It is reported that most athletes get nutritional advice from coaches, fellow athletes, family members, and friends, suggesting that more wide-reaching educational interventions, at an early age, are necessary.
Key points for athletes using nutritional supplements:
A natural supplement is not necessarily a safe supplement.
Use products by established manufacturers with known good quality standards.
Athletes are personally responsible for any substances they consume.
Ignorance is not accepted as an excuse concerning a positive doping test.
Doping refers to the use of a substance or method which is potentially dangerous to athletes’ health or capable of enhancing their performance.
Death among athletes doping with anabolic androgenic steroids is estimated to be 6-20 times higher than in clean athletes, and around 30% of these deaths can be attributed to cardiovascular causes.
The World Anti-Doping Agency (WADA) maintains a list of prohibited drugs, but nutritional substances are not included since many are unregulated and unlicensed.
The use of legal supplements by athletes varies between 40% and 100% depending on the sport and level of competition. Intended to enhance performance and give a competitive edge, legal supplements include caffeine, creatine, energy drinks/gels/bars, beetroot juice, and proteins.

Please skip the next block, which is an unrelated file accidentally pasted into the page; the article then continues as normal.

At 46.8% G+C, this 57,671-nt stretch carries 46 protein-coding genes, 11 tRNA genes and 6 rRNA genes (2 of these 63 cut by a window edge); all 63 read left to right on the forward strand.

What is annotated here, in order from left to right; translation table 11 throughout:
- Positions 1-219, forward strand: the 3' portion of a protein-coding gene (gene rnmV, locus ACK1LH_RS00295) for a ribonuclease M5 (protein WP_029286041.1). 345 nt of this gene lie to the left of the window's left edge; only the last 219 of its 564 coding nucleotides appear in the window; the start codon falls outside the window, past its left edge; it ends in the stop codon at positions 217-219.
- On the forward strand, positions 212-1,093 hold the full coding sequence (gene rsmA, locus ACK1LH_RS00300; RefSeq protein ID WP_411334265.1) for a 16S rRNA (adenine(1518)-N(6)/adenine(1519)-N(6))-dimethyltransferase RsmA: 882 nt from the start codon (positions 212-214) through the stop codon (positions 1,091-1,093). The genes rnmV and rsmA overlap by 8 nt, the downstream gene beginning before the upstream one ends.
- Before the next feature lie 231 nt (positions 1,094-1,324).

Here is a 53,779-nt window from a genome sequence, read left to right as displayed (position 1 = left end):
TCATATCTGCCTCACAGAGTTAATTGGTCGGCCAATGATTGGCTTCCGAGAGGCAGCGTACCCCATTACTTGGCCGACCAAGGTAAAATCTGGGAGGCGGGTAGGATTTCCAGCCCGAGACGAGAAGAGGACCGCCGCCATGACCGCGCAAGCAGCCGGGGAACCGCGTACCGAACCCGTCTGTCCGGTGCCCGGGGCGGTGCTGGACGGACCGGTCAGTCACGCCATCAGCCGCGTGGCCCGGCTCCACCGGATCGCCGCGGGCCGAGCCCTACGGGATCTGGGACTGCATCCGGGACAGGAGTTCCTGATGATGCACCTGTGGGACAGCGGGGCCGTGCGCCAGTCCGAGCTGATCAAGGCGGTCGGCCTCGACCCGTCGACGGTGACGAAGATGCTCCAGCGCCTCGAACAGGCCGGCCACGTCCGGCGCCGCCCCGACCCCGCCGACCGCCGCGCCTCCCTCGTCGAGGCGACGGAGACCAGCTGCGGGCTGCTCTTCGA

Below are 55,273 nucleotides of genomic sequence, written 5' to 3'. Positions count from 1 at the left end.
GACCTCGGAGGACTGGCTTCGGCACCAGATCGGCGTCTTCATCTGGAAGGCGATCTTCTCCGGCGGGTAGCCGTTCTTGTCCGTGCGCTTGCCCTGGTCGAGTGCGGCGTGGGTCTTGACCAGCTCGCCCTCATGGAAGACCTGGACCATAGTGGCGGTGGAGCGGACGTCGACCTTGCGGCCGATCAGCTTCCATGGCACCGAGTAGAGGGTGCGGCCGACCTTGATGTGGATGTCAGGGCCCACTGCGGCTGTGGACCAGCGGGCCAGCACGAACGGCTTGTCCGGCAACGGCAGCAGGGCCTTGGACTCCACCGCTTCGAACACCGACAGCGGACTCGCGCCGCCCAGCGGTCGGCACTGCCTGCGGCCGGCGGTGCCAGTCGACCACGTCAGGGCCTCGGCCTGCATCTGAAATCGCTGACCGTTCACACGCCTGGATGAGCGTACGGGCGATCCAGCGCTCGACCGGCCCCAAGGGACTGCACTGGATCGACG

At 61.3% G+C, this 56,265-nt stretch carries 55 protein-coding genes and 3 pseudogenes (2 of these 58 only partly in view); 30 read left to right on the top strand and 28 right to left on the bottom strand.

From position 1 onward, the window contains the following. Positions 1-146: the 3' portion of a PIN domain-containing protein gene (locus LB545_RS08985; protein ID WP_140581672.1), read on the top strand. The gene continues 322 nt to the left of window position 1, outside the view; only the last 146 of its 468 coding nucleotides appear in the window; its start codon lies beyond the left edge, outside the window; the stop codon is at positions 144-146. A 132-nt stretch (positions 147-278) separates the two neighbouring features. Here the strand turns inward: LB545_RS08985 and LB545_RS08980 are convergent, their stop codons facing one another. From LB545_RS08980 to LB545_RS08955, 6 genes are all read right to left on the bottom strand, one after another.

While caffeine improves performance, particularly aerobic capacity in endurance athletes, its abuse may lead to fast heart rate (tachycardia), heart rhythm disorders (arrhythmias), high blood pressure, and in some cases sudden cardiac death.
Many elite athletes consume a combination of supplements daily. Unfortunately, it is common practice for athletes to ignore dosing recommendations and use multiple drugs simultaneously.
Sportspeople should be aware that supplement use exposes them to the risk of ingesting prohibited substances since they are regulated like food ingredients and not subject to the rigorous safety standards of pharmaceutical products.
The ongoing use of selective androgen receptor modulators or peptides “carry a substantial risk for long-term detrimental health consequences, which are usually understated by their promoters,” states the paper.
It also highlights that gene doping to improve strength, reduce pain, and repair tissues are expected to occur behind the scenes with limited protective actions and consequently increased health risks and constitutes a great threat of major concern about the future of human performance manipulation.
Athletes should be aware that natural supplements and substances are not necessarily safe and should only be used if recommended by professional nutritionists. It is fundamental to use products from well-established manufacturers with known and internationally approved good quality standards.